From what I've read here one can compare two pointers to member functions for equality. However the article seems to cover only the case of a single executable without DLLs involved.
Is it possible to check if two functions are equal with DLLs? Let's say we have
class DLL A
virtual bool aaa();
and have a variable in DLL
bool DLL (A::*dllpointer)() = &A::aaa;
We also have a variable in executable
bool (A::*exepointer)() = &A::aaa;
When I try to compare the two like that
if (dllpointer == exepointer)
it works as if the two are not equal. Likely that's an expected behaviour, but I want to know if it's possible to overcome this limitation so that the comparison returns true
Comparing pointers (whether they are to member functions, member variables or anything else) will only tell you if the pointer points to the same thing or not - not if they are pointing at "different instances of the same thing that have the same properties". Since a member function of the "EXE's"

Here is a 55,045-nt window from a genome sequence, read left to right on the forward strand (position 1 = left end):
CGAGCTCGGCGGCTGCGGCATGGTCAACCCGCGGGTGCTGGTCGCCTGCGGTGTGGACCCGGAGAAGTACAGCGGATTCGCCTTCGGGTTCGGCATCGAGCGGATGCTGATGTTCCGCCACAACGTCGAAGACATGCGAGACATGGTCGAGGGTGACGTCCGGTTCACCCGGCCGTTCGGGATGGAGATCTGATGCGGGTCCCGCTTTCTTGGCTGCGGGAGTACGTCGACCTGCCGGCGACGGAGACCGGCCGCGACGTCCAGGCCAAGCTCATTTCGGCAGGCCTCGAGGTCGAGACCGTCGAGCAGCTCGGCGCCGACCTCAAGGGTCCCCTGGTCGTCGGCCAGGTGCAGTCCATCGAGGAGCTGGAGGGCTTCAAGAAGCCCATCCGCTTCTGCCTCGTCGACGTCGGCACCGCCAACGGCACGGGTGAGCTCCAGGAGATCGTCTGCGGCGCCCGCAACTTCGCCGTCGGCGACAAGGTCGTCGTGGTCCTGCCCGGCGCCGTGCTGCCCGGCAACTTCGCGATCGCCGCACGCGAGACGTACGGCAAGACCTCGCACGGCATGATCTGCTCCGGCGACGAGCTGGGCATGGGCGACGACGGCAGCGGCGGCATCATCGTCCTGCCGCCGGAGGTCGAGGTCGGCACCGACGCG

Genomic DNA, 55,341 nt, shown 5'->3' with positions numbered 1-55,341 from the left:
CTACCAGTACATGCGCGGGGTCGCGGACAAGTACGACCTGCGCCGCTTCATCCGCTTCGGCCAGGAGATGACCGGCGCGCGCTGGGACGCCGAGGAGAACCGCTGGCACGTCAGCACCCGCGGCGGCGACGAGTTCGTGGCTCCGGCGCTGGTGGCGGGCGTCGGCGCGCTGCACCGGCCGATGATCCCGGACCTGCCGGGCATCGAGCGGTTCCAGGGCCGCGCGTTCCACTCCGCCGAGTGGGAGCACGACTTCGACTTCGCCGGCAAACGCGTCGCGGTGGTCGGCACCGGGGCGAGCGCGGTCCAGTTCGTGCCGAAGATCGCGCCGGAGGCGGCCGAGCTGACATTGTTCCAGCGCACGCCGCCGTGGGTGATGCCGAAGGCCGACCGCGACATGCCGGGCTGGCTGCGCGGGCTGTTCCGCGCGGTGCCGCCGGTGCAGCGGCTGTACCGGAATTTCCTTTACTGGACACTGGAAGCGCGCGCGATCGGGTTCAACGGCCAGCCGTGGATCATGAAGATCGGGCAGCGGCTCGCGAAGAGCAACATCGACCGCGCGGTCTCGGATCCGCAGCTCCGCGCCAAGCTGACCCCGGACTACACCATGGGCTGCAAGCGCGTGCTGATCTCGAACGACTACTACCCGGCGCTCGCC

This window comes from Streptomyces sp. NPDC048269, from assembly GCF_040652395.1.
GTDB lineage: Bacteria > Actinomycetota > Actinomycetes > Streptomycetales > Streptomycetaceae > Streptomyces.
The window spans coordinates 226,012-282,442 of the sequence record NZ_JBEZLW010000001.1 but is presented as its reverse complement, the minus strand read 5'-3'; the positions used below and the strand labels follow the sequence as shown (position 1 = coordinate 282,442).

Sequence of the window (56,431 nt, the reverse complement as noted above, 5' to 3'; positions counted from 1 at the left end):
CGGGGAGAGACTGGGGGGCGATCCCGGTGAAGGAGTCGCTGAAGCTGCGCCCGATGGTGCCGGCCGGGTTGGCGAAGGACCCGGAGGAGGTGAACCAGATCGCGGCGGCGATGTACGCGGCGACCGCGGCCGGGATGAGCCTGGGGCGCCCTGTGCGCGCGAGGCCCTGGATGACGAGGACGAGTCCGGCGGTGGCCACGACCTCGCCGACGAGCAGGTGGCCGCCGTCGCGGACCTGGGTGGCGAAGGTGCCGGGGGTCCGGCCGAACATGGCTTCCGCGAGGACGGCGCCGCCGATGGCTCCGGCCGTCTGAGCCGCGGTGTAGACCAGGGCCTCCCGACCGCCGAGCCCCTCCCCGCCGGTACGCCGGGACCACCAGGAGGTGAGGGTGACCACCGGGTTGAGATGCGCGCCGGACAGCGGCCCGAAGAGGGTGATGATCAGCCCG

class A can not possibly be the same function as the "DLL's"
class A, since they are different implementations of a class called the same name, you can't expect the pointers to be the same. And no, there is no real way that you can solve that. You could compare the "contents" of the function, and see if the code is the same, but that requires knowing the length of the function, which is not an easy feat.